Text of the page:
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Volkman, a University of Chicago M.D. and Ph.D. (pharmacology), board-certified in emergency medicine, was in financial distress after lawsuits. Hired by Tri-State, a cash-only clinic, he was paid $5,000 to $5,500 per week. Soon, pharmacies refused to fill his prescriptions, citing improper dosing. Volkman opened a dispensary in the clinic. The Ohio Board of Pharmacy issued a license, although a Glock was found in the drug safe. Follow-up inspections disclosed poorly maintained logs; that no licensed physician or pharmacist oversaw the actual dispensing process; and lax security of the drug safe. Patients returned unmarked and intermixed medication. The dispensary did a heavy business in oxycodone. A federal investigation revealed a chaotic, unclean environment. Tri-State fired Volkman, who opened his own shop; 12 patients died. Volkman and Tri-State’s owners were charged with conspiring to unlawfully distribute a controlled substance, 21 U.S.C. 841(a)(1); maintaining a drug-involved premises, 21 U.S.C. 856(a)(1); unlawful distribution of a controlled substance leading to death, 21 U.S.C. 841(a)(1) and 841(b)(1)(C), and possession of a firearm in furtherance of a drug-trafficking crime, 18 U.S.C. 24(c). The owners accepted plea agreements and testified against Volkman, The Sixth Circuit affirmed his conviction on most counts, and a sentence of four consecutive life terms. On remand from the Supreme Court, in light of Burrage v. United States (2014), the Sixth Circuit again found the evidence of but-for causation sufficient. View "United States v. Volkman" on Justia Law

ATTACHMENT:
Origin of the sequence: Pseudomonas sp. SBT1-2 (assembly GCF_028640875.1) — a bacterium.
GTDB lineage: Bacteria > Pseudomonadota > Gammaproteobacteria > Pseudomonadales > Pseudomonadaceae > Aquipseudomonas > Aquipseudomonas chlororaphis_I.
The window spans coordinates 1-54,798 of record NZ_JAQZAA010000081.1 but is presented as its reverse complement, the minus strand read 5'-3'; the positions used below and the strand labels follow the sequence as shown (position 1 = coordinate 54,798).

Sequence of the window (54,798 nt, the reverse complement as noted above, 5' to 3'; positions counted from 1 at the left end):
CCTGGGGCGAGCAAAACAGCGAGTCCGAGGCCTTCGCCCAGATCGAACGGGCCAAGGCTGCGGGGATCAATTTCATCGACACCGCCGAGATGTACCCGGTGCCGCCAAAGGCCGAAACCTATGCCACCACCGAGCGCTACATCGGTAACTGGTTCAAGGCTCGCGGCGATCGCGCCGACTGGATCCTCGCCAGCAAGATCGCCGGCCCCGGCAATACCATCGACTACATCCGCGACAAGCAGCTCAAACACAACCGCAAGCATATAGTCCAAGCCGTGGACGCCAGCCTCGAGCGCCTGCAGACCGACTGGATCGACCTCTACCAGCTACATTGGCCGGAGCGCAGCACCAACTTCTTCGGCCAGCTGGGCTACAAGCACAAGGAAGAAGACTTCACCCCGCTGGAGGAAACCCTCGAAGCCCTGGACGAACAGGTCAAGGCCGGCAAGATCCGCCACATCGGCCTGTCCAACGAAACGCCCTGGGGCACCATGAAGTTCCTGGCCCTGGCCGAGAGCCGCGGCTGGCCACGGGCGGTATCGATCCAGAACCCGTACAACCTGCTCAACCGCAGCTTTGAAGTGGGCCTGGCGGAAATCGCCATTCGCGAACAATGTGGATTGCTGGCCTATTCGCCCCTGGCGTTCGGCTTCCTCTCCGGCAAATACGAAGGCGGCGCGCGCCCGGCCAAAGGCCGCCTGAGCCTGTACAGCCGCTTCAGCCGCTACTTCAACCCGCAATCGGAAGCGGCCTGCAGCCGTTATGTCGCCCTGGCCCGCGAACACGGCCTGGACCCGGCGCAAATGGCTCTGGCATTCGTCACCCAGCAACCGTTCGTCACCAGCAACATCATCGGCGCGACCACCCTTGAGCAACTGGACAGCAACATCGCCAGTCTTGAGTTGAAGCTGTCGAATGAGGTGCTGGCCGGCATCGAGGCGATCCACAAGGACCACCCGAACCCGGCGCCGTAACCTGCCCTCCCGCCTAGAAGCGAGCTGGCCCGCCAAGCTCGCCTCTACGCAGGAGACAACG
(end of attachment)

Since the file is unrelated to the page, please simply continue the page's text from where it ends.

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When Colonel Antoon (U.S. Air Force, retired) learned that he needed prostate surgery, he researched options and specialists, which led him to the Cleveland Clinic and Dr. Kaouk. Antoon interviewed Kaouk and arranged for him to perform the operation. When Antoon experienced complications following the surgery, his further investigation caused him to suspect that Kaouk did not actually perform the surgery, but passed off major duties to a surgical resident. Antoon lodged several complaints and filed a medical malpractice action in state court, which was dismissed voluntarily. Antoon then filed suit as a relator under the qui tam provisions of the False Claims Act (FCA), premised on the theory that Kaouk billed the government for work he did not perform, and promoted the robotic surgical device he recommended in violation of the anti-kickback statute, 42 U.S.C. 1302a-7b(b)(2). The United States declined to intervene. The district court dismissed. The Sixth Circuit affirmed, based on a jurisdictional bar. Antoon does not have any direct and independent knowledge of the information upon which his fraud allegations are based; therefore he cannot qualify as an original source of that information, and cannot establish standing as a qui tam plaintiff under the FCA, 31 U.S.C. 3730(e)(4)(B). View "Antoon v. Cleveland Clinic Found." on Justia Law